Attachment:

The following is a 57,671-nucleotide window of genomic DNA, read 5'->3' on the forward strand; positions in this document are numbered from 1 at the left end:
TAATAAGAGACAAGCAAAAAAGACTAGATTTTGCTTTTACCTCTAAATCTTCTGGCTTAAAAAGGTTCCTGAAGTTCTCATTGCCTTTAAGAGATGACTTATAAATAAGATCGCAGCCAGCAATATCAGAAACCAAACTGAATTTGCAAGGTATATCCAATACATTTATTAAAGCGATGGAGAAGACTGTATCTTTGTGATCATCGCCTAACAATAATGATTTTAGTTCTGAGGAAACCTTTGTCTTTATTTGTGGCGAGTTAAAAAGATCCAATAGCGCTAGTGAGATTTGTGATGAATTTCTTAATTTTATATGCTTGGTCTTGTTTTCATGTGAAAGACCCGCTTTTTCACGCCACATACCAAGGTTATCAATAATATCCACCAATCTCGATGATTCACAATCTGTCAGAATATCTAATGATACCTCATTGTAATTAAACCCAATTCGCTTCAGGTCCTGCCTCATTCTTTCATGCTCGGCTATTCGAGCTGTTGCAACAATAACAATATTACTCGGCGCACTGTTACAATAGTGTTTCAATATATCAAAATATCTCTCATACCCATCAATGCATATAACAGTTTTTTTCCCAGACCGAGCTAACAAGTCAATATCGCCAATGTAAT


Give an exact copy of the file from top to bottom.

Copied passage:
The following is a 57,671-nucleotide window of genomic DNA, read 5'->3' on the forward strand; positions in this document are numbered from 1 at the left end:
TAATAAGAGACAAGCAAAAAAGACTAGATTTTGCTTTTACCTCTAAATCTTCTGGCTTAAAAAGGTTCCTGAAGTTCTCATTGCCTTTAAGAGATGACTTATAAATAAGATCGCAGCCAGCAATATCAGAAACCAAACTGAATTTGCAAGGTATATCCAATACATTTATTAAAGCGATGGAGAAGACTGTATCTTTGTGATCATCGCCTAACAATAATGATTTTAGTTCTGAGGAAACCTTTGTCTTTATTTGTGGCGAGTTAAAAAGATCCAATAGCGCTAGTGAGATTTGTGATGAATTTCTTAATTTTATATGCTTGGTCTTGTTTTCATGTGAAAGACCCGCTTTTTCACGCCACATACCAAGGTTATCAATAATATCCACCAATCTCGATGATTCACAATCTGTCAGAATATCTAATGATACCTCATTGTAATTAAACCCAATTCGCTTCAGGTCCTGCCTCATTCTTTCATGCTCGGCTATTCGAGCTGTTGCAACAATAACAATATTACTCGGCGCACTGTTACAATAGTGTTTCAATATATCAAAATATCTCTCATACCCATCAATGCATATAACAGTTTTTTTCCCAGACCGAGCTAACAAGTCAATATCGCCAATGTAAT